The messages began pinging around Instagram around noon on Monday.
Nashom Wooden, an omnipresence on New York’s gay bar and club scene, was dead at 50 after a short illness that he had suspected but not confirmed was Covid-19.
It came as a shock, first because Mr. Wooden looked barely different than he had at 35, but also because among people in nightlife, there was about him a survivalist quality rivaled only by Susanne Bartsch, the drag queen empress whose parties he sometimes appeared at, and Lady Bunny, his drag queen comrade and former roommate.
Over the years, Mr. Wooden performed in heels as Mona Foot; appeared with Philip Seymour Hoffman and Robert DeNiro in the 1999 movie “Flawless”; co-wrote and performed a song that became a top 10 hit all around Europe; bartended at the Cock, a longtime gay dive in Manhattan’s East Village neighborhood; and showed up at countless movie premieres and fashion shows, usually in his fitted Maison Margiela leather jacket, dark jeans and Rick Owens boots.
Mr. Wooden grew up in Brooklyn but came of age at Boy Bar, the not-quite-bar not-quite-nightclub where many an early ’90s drag queen was hatched.
The original idea (it’s not exactly clear whose) was to turn him into what Lady Bunny described as a “a sassy mammy character,” with Aretha Franklin wigs and floral print ’50s dresses.
At night, Mr. Wooden hosted Mona Foot’s “Star Search,” a weekly competition at Barracuda that preceded RuPaul’s “Drag Race” by more than 15 years and probably served as one of its inspirations.
During the day, Mr. Wooden ran the men’s department at the Patricia Field boutique, working alongside Candis Cayne, another of the scene’s best-known personalities.
In heels onstage, he was a terrifying presence. “He could really cut a bitch,” Ms. Cayne said. Out of heels, he was a mensch.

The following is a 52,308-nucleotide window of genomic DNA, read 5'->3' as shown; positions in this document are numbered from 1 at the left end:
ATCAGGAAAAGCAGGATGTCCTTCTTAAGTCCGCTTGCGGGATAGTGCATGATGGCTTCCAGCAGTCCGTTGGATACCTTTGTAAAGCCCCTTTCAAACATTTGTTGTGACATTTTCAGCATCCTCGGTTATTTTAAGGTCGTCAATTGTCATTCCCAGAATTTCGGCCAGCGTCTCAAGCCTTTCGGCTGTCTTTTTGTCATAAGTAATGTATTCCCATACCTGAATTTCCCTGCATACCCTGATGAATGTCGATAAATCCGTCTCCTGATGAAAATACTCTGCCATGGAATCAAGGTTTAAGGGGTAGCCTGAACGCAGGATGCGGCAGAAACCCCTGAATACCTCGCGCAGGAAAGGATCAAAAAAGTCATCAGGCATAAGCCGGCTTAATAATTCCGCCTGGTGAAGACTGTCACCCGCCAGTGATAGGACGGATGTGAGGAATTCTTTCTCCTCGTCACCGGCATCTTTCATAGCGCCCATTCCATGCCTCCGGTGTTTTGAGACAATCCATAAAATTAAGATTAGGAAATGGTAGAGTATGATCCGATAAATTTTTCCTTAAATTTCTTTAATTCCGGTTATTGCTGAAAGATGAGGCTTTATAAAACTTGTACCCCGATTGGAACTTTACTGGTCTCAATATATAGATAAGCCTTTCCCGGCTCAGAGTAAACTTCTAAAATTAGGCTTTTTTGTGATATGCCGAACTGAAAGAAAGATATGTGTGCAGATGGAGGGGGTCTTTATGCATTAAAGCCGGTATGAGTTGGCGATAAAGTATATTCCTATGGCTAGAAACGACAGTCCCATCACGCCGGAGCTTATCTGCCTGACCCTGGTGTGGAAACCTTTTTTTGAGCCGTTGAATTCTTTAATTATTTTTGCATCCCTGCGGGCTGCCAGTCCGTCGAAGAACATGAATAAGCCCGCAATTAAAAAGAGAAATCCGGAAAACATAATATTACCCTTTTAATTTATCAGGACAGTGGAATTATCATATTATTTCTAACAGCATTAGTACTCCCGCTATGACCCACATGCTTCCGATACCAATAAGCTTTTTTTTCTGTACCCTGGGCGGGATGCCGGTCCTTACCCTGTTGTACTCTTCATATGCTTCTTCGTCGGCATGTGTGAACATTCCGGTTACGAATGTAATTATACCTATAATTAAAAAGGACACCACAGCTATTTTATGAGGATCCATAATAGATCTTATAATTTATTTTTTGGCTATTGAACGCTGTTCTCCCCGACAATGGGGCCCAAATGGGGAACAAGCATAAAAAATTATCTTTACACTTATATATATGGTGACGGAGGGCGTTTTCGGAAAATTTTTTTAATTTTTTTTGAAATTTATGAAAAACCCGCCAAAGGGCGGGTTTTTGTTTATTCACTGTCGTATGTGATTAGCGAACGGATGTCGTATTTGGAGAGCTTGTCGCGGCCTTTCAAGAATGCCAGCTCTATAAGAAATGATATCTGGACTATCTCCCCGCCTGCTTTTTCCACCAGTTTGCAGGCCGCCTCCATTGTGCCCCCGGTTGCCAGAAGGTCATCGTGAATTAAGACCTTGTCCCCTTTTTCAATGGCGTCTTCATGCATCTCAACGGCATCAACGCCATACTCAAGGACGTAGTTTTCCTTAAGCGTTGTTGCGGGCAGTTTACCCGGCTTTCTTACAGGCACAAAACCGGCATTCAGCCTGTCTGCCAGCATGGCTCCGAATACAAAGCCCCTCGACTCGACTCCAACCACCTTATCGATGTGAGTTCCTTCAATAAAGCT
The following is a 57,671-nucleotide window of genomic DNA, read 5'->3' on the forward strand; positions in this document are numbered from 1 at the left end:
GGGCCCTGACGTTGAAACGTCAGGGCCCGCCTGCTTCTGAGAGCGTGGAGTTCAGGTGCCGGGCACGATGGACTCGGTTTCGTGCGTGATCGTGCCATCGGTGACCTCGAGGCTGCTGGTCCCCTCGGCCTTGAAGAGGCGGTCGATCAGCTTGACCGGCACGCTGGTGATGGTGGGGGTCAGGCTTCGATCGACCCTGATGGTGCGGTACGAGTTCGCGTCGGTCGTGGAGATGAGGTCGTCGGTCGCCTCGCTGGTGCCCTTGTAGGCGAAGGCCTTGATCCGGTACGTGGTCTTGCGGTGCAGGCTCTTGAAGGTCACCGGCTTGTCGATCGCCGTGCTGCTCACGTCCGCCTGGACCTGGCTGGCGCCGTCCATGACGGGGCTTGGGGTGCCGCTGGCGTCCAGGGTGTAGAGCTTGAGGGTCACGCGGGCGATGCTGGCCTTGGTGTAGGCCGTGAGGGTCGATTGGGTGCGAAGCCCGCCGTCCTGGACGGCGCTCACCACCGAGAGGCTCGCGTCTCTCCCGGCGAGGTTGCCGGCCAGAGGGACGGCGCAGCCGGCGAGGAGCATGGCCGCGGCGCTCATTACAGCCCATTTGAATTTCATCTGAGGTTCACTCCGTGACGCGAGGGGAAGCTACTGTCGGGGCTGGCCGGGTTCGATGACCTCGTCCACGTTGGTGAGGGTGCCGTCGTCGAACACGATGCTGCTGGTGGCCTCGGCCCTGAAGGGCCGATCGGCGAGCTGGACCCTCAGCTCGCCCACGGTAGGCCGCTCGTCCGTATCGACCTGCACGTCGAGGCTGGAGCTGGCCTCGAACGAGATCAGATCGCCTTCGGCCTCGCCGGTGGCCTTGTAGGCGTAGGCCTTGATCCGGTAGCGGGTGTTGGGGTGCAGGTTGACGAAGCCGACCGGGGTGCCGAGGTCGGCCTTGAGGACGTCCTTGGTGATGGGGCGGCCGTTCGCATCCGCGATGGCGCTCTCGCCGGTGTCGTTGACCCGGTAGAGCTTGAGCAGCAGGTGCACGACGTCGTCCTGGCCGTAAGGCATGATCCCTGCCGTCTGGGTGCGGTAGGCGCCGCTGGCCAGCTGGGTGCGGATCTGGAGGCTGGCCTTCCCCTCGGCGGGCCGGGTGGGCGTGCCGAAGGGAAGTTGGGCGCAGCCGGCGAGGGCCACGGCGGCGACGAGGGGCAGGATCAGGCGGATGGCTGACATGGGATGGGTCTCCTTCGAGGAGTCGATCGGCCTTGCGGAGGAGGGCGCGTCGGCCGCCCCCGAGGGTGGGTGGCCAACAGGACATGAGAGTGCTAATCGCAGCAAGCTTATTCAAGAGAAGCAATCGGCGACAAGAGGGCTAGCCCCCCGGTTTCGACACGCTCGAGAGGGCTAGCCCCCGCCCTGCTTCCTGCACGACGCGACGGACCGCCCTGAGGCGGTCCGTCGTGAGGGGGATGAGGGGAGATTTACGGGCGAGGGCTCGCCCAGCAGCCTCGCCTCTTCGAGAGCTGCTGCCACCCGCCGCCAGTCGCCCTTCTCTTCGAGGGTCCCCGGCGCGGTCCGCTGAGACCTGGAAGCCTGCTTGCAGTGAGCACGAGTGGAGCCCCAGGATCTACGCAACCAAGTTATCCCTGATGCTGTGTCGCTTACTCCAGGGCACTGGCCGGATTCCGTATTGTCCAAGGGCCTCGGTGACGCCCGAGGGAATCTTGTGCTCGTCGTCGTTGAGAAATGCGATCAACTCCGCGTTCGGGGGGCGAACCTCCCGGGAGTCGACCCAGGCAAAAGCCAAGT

By the end of the ’90s, Mr. Wooden had been cast as one of a gaggle of drag queens in “Flawless,” where he serves as one of Mr. Hoffman’s sidekicks and performs Cher’s “Half Breed” in a drag club.
He and his sisters of the cloth, JoJo Americo and Paul Alexander (performing as the trio The Ones), recorded a song with the movie’s title. It went to No. 4 on the Billboard Club Play chart, No. 7 in the United Kingdom and No. 2 in Belgium.
George Michael added a few lyrics and rerecorded it a few years later as “Flawless (Go to the City).” It became his last big hit.
From there, The Ones recorded a few albums and performed at festivals around the world. But Mr. Wooden was less known for having a career than for being a presence.
“He was at every gym, he was at every club, he was equally beautiful in and out of drag,” said Christopher Peregrin, the global director of partnerships at Magnum, a leading photography agency. “Sometimes, these queens wash their faces, take off the make up and the attractiveness disappears. But he was as compelling out of drag as he was in it.”
“A Tom of Finland-looking god,” Ms. Cayne said
Three weeks ago, Mr. Wooden was in peak physical shape, working out with friends in Chelsea. A week and a half ago, he was holed up at home in the East Village with what seemed to be a strange flu.
Some days it was worse, others better.
In text messages to David Dalrymple, a costume designer who made many of Mona’s outfits, Mr. Wooden expressed confusion about what was going on. “He told me he wasn’t having trouble breathing, but I’m guessing he just didn’t want to worry me,” Mr. Dalrymple said, adding that no one in their circle of friends heard that he sought testing or care.
On Thursday, he told Mr. Dalrymple he was about to start watching “Westworld.”
“He seemed to think he was improving,” Mr. Dalrymple said.
But Saturday rolled around and he fell out of touch. Friends simply couldn’t reach him.
On Monday morning, Mr. Dalrymple became concerned enough to go over to his apartment. Using a spare key, he opened the door and found his collaborator inside, dead.
This was all but unimaginable to those that knew him.
Mr. Wooden had H.I.V. for many years, friends said, but he was on medication and was “undetectable,” the term used for people whose viral load drops to virtually zero.
“He ate well, he slept well, he was at the gym six times a week,” said Josh Jordan, a fashion photographer who’d just run into him in February. “There weren’t mental illness or addiction issues. There was nothing sketchy in his life. That’s why it’s so crazy. It’s an awful wake-up call.”
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